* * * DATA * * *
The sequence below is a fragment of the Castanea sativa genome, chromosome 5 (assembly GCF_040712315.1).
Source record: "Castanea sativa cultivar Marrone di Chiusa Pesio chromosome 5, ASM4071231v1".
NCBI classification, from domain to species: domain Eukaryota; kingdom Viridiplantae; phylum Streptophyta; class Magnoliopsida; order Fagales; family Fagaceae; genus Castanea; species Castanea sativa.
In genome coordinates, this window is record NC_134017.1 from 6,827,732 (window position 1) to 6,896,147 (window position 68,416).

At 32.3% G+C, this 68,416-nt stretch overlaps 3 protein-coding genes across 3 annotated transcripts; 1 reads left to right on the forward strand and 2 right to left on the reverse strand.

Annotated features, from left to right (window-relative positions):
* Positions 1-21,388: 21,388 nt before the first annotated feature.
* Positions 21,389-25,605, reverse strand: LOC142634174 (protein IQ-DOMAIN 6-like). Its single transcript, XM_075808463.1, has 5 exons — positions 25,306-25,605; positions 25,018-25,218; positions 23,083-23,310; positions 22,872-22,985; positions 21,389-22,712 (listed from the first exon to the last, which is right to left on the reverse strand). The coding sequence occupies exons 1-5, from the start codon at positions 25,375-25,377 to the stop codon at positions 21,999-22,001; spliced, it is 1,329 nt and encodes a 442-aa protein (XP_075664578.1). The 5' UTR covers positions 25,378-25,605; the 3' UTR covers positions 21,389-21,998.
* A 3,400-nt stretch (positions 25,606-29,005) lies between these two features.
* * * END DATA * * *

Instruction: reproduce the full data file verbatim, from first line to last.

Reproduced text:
The sequence below is a fragment of the Castanea sativa genome, chromosome 5 (assembly GCF_040712315.1).
Source record: "Castanea sativa cultivar Marrone di Chiusa Pesio chromosome 5, ASM4071231v1".
NCBI classification, from domain to species: domain Eukaryota; kingdom Viridiplantae; phylum Streptophyta; class Magnoliopsida; order Fagales; family Fagaceae; genus Castanea; species Castanea sativa.
In genome coordinates, this window is record NC_134017.1 from 6,827,732 (window position 1) to 6,896,147 (window position 68,416).

At 32.3% G+C, this 68,416-nt stretch overlaps 3 protein-coding genes across 3 annotated transcripts; 1 reads left to right on the forward strand and 2 right to left on the reverse strand.

Annotated features, from left to right (window-relative positions):
* Positions 1-21,388: 21,388 nt before the first annotated feature.
* Positions 21,389-25,605, reverse strand: LOC142634174 (protein IQ-DOMAIN 6-like). Its single transcript, XM_075808463.1, has 5 exons — positions 25,306-25,605; positions 25,018-25,218; positions 23,083-23,310; positions 22,872-22,985; positions 21,389-22,712 (listed from the first exon to the last, which is right to left on the reverse strand). The coding sequence occupies exons 1-5, from the start codon at positions 25,375-25,377 to the stop codon at positions 21,999-22,001; spliced, it is 1,329 nt and encodes a 442-aa protein (XP_075664578.1). The 5' UTR covers positions 25,378-25,605; the 3' UTR covers positions 21,389-21,998.
* A 3,400-nt stretch (positions 25,606-29,005) lies between these two features.